Review: Mu Security appliance provides in-depth results in a relatively short amount of time.
IT managers who must keep IP network equipment up and running even in hostile environments should consider using Mu Securitys Mu-4000 Security Analyzer.
The 2U (3.5-inch) appliance is best suited for organizations that are committed to testing IP equipment but want to reduce the amount of staff time needed to monitor and record test results.
Although the Mu-4000 is called a security analyzer, the tests it runs and the reports it provides apply more broadly to general network performance. Malformed packets are as likely to come from applications and network devices that werent coded to follow published protocols as they are from hackers.
Knowing how a router, switch or firewall will handle bad traffic is essential to making a sound buying decision, and its the kind of information vendors dont publish in their spec sheets.
Organizations will have to shell out a fair amount to get this information from the Mu-4000, however: Version 2.2 of the test software and the base appliance starts at $35,000. The platform includes IPv4, TCP, UDP (User Datagram Protocol), ICMP and ARP ck protocol probes. Additional protocol probes cost between $10,000 and $30,000, based on complexity. Published vulnerabilities associated with each protocol are available on a subscription basis.
Version 2.2 of the platform started shipping at the end of November.
eWEEK font Labs tests of the Mu-4000 show that the protocol probes and the test methodology on which the product is built should provide IT organizations with in-depth results in a relatively timely manner. Many of our tests ran in less than 10 minutes, but tests that combine several protocols will take hours or even days to complete.
IT managers must have an intimate knowledge of the device under test as well as a solid grasp of network protocols to get meaningful results from the Mu-4000. For this reason, organizations should expect to devote the time of one or more senior network engineers to planning tests to be run by the Mu-4000. These same engineers will be needed to interpret results coming after the analysis.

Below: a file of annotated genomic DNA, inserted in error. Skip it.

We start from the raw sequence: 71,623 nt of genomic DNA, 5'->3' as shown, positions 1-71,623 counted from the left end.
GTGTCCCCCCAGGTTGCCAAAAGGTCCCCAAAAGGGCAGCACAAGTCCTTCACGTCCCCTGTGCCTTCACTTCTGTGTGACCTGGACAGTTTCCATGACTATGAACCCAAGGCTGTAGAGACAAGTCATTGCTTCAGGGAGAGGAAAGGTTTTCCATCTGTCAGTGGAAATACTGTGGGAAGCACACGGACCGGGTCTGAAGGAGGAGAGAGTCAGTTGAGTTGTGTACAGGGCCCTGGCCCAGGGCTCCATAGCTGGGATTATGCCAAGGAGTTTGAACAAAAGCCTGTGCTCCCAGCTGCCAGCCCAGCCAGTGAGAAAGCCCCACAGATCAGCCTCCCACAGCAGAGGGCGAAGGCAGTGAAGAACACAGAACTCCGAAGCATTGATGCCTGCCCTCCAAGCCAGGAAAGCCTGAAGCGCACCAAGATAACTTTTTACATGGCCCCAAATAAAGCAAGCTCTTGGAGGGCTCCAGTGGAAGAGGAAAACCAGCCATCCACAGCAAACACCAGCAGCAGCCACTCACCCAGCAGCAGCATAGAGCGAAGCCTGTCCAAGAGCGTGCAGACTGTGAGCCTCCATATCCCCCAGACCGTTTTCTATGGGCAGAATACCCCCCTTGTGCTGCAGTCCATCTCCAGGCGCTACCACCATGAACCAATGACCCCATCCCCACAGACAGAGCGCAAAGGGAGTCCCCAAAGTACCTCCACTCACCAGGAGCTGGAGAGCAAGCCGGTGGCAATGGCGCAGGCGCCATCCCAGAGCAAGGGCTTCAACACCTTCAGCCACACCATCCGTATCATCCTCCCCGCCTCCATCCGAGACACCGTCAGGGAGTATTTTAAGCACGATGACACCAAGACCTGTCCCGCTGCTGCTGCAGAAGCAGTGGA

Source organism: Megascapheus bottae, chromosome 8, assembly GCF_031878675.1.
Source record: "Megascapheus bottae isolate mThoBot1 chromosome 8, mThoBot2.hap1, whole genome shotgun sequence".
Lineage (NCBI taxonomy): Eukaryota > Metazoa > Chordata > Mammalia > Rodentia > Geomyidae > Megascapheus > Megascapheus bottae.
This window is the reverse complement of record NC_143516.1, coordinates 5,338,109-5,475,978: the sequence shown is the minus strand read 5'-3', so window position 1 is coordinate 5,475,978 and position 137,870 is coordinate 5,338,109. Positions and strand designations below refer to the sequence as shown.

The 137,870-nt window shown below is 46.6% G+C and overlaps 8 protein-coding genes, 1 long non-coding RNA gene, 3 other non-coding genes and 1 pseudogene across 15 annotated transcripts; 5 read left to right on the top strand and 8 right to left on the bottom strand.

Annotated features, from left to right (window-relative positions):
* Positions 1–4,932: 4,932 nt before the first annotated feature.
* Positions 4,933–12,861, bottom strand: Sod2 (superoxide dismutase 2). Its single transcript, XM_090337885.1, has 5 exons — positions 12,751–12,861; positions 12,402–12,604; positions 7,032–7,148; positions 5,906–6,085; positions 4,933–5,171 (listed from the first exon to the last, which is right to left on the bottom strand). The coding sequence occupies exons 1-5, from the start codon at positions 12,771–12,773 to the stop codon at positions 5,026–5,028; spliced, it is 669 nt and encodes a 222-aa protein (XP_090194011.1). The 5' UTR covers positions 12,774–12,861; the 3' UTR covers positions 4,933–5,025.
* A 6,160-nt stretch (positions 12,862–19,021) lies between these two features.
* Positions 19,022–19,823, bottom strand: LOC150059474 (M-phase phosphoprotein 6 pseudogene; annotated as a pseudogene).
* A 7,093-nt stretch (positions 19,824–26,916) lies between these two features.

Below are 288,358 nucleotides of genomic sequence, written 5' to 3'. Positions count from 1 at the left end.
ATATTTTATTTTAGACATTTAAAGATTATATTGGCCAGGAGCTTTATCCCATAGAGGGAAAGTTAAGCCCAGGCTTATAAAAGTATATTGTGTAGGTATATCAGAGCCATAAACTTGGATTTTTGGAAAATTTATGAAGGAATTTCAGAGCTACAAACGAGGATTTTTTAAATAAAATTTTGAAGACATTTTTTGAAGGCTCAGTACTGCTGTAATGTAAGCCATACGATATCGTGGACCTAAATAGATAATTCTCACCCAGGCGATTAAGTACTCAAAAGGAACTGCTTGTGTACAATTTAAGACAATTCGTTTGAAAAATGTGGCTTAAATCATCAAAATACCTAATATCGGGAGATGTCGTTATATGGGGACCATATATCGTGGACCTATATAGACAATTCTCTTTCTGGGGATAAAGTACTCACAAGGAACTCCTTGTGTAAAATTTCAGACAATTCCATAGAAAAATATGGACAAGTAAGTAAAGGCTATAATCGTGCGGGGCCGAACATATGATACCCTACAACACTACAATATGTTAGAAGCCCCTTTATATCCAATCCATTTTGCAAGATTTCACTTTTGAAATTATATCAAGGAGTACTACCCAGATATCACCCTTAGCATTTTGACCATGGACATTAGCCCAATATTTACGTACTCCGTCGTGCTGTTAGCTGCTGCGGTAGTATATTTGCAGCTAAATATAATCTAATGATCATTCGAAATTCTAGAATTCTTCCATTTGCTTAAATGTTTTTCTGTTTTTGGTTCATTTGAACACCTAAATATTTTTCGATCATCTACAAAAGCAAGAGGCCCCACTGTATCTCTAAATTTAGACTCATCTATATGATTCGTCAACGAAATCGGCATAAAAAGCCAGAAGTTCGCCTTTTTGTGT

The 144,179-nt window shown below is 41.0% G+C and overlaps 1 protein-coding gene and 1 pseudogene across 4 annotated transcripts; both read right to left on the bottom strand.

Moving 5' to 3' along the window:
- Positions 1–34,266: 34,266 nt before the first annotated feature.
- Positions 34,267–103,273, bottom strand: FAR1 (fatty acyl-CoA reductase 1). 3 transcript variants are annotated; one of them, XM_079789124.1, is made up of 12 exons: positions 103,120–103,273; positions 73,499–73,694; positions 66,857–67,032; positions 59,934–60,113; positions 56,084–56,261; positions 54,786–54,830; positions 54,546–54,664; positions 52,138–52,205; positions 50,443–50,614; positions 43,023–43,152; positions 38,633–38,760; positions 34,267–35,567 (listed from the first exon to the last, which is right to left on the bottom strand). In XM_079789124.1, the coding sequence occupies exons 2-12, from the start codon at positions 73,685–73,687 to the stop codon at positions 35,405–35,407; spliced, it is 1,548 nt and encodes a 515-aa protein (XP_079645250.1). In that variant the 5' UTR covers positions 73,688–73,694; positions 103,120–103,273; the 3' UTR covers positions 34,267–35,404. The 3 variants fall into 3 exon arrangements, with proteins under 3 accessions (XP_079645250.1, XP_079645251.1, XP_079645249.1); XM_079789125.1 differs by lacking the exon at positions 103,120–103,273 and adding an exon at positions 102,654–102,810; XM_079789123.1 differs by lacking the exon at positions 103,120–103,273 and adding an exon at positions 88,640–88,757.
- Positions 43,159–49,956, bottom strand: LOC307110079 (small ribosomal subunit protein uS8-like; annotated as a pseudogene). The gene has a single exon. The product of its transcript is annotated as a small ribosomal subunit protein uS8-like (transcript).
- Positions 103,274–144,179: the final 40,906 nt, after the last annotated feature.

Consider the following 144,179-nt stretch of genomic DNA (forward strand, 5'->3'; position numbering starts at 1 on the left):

We started our Mu-4000 evaluation by subjecting ZyXel Communications ZyWall 1050 firewall to a simple battery of tests. We also tested a Fluke OptiView network analyzer, a device weve used often for troubleshooting in the lab.
Every Mu-4000 IP mutation analysis starts by selecting a protocol provided by Mu Security, a protocol based on a published vulnerability, or a script or piece of malware that is launched from an external source.
Firewalls, for example, should be subjected to HTTP mutations to see how they handle mutated Web traffic. We conducted a test to see how the OptiView would handle mutated ICMP ping traffic. After describing the test target and setting up the remote attack generator, we set up a monitor and a restarter.
The Mu-4000 allows active, passive or no monitoring of devices under test. Monitors help ensure that the device is still up and running after being subjected to hostile mutations. The monitor can be as simple as an ICMP ping or as complex as a capture of log data from the device under test. We used an ICMP ping to check the availability of the OptiView during testing.